Winter weather takes its toll in a lot of ways: on roads, cars, and the bread and milk aisles of the grocery store. Winter storms, however, also endanger roofs at both homes and office buildings, a crucial topic which people often only learn about after it’s too late.
The catastrophic effects of snow and ice have the potential to cave in a roof or leak water down the inside of the walls, causing massive internal damage. What could be worse than a roof collapse during a blizzard?
Ice damming and roof snow load are the two most common causes of roof damage. Both are dangerous and both can occur from moderate winter precipitation as well as from record setting blizzards.
Ice damming is the term used to describe a phenomenon in which barricades of ice form along edges of roofs, preventing melted snow from draining properly. Instead the melted snow seeps through the roof. This has the possibility to damage the ceilings, walls and insulation, while also creating an environment conducive to mold growth. Large icicles, although beautiful, are one sign of a forming ice dam.
A major cause of ice dams is heat permeating through the roof, due to faulty insulation, which melts snow at a faster rate than the ice blocking the drains. Since the drains are still blocked, it leaves the snow nowhere to go but through the roof itself. Another factor in ice dams are gutters that aren’t cleaned out before the snowfall, which causes them to become plugged sooner.
“Just the other day we were at two homes in Lititz and they had water flowing down the inside of the walls because the backup,” Owner of Weaver Construction and Roofing, Randy Weaver said.
The Weaver team offers preventative solutions to eliminate ice dams. Adding ice and water shields under the roof itself, which are designed to block the flow of melted material, is an option, but it is one better applied during the construction of a new roof rather than to a preexisting one. Electrical heating cables can be installed in problem areas to melt ice; they are most frequently added to gutters. A simple but effective solution is to add more insulation to ensure the house retains as much heat as possible.
By the time the snowfall begins, Weaver notes, you are too late. Many homeowners or business owners notice the formation of an ice dam and panic, attempting to clear it themselves. Clearing an ice dam is something better left to a professional.
“If you’re inexperienced and thinking of going up there, you have to consider if you can safely get on your roof and if you’re going to damage the roof if you start hacking,” Randy said. ”That’s why we recommend it is something done by a professional. We see it every year, people panic and do a lot of damage.”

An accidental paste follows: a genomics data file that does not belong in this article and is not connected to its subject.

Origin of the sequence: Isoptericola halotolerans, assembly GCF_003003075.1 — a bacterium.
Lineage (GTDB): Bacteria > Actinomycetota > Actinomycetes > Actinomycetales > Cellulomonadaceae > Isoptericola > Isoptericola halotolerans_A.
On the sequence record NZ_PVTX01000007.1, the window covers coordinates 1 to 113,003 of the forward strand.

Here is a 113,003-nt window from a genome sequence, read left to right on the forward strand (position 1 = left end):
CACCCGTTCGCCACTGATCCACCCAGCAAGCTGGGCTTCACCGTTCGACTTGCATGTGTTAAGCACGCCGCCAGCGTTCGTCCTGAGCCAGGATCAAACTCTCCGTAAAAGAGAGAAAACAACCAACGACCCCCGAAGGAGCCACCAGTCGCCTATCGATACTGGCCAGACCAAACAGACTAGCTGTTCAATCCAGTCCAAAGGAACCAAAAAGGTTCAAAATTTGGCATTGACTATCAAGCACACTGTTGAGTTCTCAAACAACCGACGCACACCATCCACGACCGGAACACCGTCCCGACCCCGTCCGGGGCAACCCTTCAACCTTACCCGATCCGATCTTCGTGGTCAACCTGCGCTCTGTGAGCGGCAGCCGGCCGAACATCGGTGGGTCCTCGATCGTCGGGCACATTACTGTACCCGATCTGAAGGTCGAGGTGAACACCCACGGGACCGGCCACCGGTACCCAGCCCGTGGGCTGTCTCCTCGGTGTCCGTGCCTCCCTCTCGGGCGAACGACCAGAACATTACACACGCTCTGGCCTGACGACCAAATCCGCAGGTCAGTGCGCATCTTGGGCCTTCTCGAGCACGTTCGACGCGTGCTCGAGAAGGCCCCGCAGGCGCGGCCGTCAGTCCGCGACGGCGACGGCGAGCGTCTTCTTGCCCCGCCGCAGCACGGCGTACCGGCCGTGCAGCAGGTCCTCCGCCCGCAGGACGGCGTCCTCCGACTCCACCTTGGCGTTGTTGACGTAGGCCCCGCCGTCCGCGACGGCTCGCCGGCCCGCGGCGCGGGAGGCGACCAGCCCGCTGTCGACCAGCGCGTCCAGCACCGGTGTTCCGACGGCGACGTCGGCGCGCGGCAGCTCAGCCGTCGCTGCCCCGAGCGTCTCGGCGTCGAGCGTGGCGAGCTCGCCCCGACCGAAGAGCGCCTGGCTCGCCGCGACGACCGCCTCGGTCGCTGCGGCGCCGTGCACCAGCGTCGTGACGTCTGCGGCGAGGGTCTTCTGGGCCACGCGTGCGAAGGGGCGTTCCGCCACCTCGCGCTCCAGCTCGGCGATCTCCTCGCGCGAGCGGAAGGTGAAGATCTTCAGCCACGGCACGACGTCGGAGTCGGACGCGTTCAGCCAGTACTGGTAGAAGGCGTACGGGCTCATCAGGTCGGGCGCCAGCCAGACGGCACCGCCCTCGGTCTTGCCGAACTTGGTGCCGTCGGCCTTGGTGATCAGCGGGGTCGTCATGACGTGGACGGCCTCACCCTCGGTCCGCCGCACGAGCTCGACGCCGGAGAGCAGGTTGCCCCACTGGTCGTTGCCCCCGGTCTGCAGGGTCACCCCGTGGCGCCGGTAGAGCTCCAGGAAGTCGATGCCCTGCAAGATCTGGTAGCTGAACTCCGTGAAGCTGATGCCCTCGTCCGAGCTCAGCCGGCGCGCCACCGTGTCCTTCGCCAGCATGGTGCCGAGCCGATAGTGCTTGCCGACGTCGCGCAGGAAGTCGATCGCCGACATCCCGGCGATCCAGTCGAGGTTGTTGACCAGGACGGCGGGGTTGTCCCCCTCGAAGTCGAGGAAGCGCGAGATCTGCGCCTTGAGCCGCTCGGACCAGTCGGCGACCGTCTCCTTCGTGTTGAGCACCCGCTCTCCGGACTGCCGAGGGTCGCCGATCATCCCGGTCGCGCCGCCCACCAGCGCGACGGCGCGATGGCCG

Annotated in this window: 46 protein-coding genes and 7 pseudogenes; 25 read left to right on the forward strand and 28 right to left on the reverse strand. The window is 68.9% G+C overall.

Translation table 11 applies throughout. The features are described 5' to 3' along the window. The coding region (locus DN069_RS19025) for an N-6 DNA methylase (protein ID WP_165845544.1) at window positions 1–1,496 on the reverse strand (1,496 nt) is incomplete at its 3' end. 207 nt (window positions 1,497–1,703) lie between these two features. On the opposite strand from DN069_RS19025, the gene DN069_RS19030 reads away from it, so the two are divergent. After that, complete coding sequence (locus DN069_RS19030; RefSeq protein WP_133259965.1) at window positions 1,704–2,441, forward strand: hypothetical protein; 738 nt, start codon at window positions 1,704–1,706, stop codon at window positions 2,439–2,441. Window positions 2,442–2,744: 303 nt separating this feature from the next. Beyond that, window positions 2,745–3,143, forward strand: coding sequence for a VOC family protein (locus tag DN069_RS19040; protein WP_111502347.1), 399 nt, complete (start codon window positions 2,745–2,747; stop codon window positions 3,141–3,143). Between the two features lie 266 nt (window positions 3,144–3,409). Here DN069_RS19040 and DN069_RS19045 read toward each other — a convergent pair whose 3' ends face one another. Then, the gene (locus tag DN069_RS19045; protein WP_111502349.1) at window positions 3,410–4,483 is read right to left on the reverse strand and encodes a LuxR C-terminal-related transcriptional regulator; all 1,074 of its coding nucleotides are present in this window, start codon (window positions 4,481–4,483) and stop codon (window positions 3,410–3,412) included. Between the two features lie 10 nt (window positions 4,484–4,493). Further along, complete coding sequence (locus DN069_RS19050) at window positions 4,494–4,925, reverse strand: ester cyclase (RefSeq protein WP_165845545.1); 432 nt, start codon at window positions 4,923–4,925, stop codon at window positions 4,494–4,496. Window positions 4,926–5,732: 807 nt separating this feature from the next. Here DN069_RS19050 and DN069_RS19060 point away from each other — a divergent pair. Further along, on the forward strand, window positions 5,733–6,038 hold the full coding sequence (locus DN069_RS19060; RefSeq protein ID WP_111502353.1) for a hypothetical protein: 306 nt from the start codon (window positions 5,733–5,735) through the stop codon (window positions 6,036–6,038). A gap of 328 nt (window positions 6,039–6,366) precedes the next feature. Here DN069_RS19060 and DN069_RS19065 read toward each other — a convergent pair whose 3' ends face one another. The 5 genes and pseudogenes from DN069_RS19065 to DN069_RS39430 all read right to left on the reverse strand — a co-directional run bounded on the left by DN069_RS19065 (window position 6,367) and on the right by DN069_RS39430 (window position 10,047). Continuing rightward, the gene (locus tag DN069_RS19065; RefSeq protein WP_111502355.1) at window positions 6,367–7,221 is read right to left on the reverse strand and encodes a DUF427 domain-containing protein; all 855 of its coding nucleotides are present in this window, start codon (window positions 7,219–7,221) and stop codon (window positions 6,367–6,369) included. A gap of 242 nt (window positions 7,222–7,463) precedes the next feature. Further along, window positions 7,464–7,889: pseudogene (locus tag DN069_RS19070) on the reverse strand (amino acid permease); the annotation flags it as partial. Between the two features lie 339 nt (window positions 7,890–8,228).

Frequently, homeowners will knock holes in their gutter systems or break loose shingles or tiles, only to realize the damage during the following spring.
Snow load is a term used to explain when the snow laying on a roof becomes heavier than what the roof can support. Snow is heavier than most people realize, especially when wet. Experts report that a foot of snow can range anywhere from 3 lbs to 21 lbs depending on the level of moisture in the snow. That much weight can damage a roof and the structure supporting it.
While a blizzard certainly can place more than a foot of snow on a roof, normal snow conditions coupled with drifting can severely damage an unprotected roof. Pockets of deep snow, that concentrate weight in one area can even be more dangerous than a deep, even snowfall.
“It doesn’t take a heavy snow to create a dangerous situation,” Randy said. “We’ve seen roofs collapse many, many times.”
There are several warning signs that the snow load is exceeding the roof’s capacity. Stress cracks in drywall and ceiling tiles falling are main indications of danger. A loud creaking and groaning sound is another. For commercial properties, a sagging sprinkler system is a warning.
Businesses, which typically have lower sloped roofs are susceptible to the danger of snow load. Additionally, HVAC units which are often located on the roof, can trap snow, which requires careful clearance.
Since the stakes are even higher for commercial properties, as far as cost is concerned, the best bet is practicing proper roof maintenance rather than an emergency response policy. To help with this, the Weaver team offers a bi-annual roof inspection to ensure the health of the roof.
“It is a simple thing but since nobody is paying attention it can turn into a bigger issue. We were on a roof a couple of years ago with a crew that did their own maintenance, and we patched over 250 holes in the roof because of how they shoveled it off. That roof was fairly new. It makes you sick in the stomach to think about. That’s an example of why to call the professionals”
The Weaver team utilizes a few techniques that non-professionals wouldn’t know. For example, they leave on an inch of snow to keep from scraping the roof. Their other techniques are a trade secret.